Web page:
So somewhere towards 50 new species for the garden this year. And autumn is still to come... Beautiful Marbled, please!
Others pushing for the podium included Norfolk's 20th Lyonetia prunifoliella (a species that went missing in the UK for a century before being rediscovered), Cosmopterix lienigiella (a Fenland specialist), Cydia conicolana (nationally scarce), Cydia inquiniatana (new for Norfolk in 2011, when it ws the fourth British record, but we now have 33 county records), Coleophora deauratella (new for the 10km square, and scarce away from the Norfolk north coast) and the furthest east Ethmia dodecea recorded in Norfolk.
The vast majority of new-for-garden species were, understandably micros. There are far more of these, they are harder to identify (generally) and I have been looking intently at them for a shorter period. The star moth was actually the rarest specie s(in terms of UK records) I have ever caught anywhere. This was a little tinned ('clothes moth') called Monopis fenestratella. At the time of catching it, there had only been about 10 UK records. The week of my catch (late July), there were at least three found in the UK. Remarkably, one of the earlier records, 20-ish years ago, was just half-a-mile from home, suggesting that the species might actually be locally resident. I was fortunate to have an inkling as to what it was, as my friend Keith Kerr caught one further west in Norfolk last year.
The very same night an odd, unprepossessing tortrix proved to be Nesophaleroptera nubilana. This is a scarce moth, and only the 10th modern Norfolk record. I had a hunch it was this species, then Dave Appleton independently thought the same, and Keith Kerr confirmed that it was a female.
NFG? To a moth-er, that means 'new for garden'. It's a unit of currency common to all who partake in things lepidopteran and nocturnal. We all hope to catch something at home that we have not caught previously. That's easy enough when you move to a new home, and in the first two or three years. After that it gets difficult, albeit not increasingly so, because as your skills develop, so you perceive differences that you might have overlooked previously. And thus the past four years' total of NFGs has varied: 55 in 2019, 112 (astonishing!) in 2020, 21 in 2021 (poor) and 49 in 2022. At the start of this year I reckon I'd identified perhaps 780 species in my Norwich garden. So far this year, I've added around another 45, perhaps 50. So what are these newbies?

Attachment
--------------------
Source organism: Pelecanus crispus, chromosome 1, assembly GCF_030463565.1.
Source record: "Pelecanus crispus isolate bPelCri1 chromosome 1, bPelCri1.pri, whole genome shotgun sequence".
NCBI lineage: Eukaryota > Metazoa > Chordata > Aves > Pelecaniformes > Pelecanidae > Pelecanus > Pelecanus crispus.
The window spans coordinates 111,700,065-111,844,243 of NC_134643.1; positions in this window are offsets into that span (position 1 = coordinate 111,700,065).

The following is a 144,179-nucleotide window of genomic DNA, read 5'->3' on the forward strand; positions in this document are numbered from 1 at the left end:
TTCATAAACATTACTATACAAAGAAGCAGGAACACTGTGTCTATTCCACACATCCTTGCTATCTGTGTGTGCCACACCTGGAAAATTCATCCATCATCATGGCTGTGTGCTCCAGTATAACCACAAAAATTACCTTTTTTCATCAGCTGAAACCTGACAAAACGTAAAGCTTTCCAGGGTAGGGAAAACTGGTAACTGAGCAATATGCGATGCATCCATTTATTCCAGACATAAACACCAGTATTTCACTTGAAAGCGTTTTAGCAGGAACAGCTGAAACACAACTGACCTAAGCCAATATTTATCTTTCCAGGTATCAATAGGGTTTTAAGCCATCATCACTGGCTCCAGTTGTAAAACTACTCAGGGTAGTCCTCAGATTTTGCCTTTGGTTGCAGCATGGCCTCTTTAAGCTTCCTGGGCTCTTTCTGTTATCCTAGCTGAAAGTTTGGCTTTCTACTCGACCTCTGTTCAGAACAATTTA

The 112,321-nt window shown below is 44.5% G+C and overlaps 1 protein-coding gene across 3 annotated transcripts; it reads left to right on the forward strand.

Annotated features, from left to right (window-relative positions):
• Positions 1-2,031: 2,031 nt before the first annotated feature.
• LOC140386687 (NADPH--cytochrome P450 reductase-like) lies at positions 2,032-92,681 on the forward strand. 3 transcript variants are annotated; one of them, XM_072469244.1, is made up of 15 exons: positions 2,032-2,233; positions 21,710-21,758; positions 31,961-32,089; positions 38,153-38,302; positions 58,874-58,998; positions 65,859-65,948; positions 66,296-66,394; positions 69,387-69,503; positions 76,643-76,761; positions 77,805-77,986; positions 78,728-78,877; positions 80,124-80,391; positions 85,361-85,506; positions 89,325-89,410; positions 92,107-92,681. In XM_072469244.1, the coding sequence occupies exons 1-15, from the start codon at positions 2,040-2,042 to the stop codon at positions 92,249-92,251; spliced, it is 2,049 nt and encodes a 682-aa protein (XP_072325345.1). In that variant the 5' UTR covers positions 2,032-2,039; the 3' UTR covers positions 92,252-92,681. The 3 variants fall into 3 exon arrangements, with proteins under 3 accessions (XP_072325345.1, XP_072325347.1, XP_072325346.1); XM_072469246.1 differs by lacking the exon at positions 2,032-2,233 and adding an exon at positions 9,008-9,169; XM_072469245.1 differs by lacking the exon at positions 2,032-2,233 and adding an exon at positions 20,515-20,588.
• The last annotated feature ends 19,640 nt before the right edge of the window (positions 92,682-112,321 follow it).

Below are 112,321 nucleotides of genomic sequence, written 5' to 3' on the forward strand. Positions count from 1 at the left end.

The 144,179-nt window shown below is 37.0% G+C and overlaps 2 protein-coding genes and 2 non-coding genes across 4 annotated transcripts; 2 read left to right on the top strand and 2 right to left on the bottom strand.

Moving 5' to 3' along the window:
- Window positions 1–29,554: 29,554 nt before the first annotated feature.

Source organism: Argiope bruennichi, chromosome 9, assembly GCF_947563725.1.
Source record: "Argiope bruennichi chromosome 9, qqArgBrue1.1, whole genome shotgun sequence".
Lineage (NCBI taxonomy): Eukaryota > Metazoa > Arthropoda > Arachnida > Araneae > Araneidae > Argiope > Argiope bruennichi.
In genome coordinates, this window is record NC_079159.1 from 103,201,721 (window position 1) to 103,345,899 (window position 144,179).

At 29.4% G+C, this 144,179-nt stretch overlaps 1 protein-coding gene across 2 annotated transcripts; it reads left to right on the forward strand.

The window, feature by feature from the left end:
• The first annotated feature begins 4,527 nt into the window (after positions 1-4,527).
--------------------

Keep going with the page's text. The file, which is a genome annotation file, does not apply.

Some other new micros
Here then a slideshow of a raft of other micros new for the garden, some scarce, others less so, and some common but presumably overlooked. It's not a comprehensive list - I didn't bother photographing Common Clothes Moth, for example, but gives an indication into what else brightened my early mornings this summer. So check out the species names at the bottom of the slide.
Surprising because they ought to have occurred earlier... included Puss Moth (long overdue, and long wanted; they occur frequently in the river valleys a mile north and south of me, thanks to abundant sallows), Lobster Moth (mystifying that I hadn't caught one at home before, so much appreciated), Tawny Pinion (the night after I gave in a pot-twitched one) and Brown Silver-lines (how has that not wandered to my garden previously?).
Mere Wainscot was actually NFM - new for me. A moth that I had somehow not caught anywhere before. So a doubly pleasing catch. Then there were a couple of clearwings - Orange-tailed and Six-belted - that I had been trying for for a couple of years, so was pleased to finally get. Then brace of pugs that I may conceivably have overlooked in previous years, because I didn't pay these Doppelgängers adequate notice: Shaded and Sloe. Then a yearned-for wandering from the Brecks: Tawny Wave. And an expected-at-some-point Oak Processionary Moth. And a similarly hoped for biggie - given its rapid spread north: Dark Crimson Underwing (two!).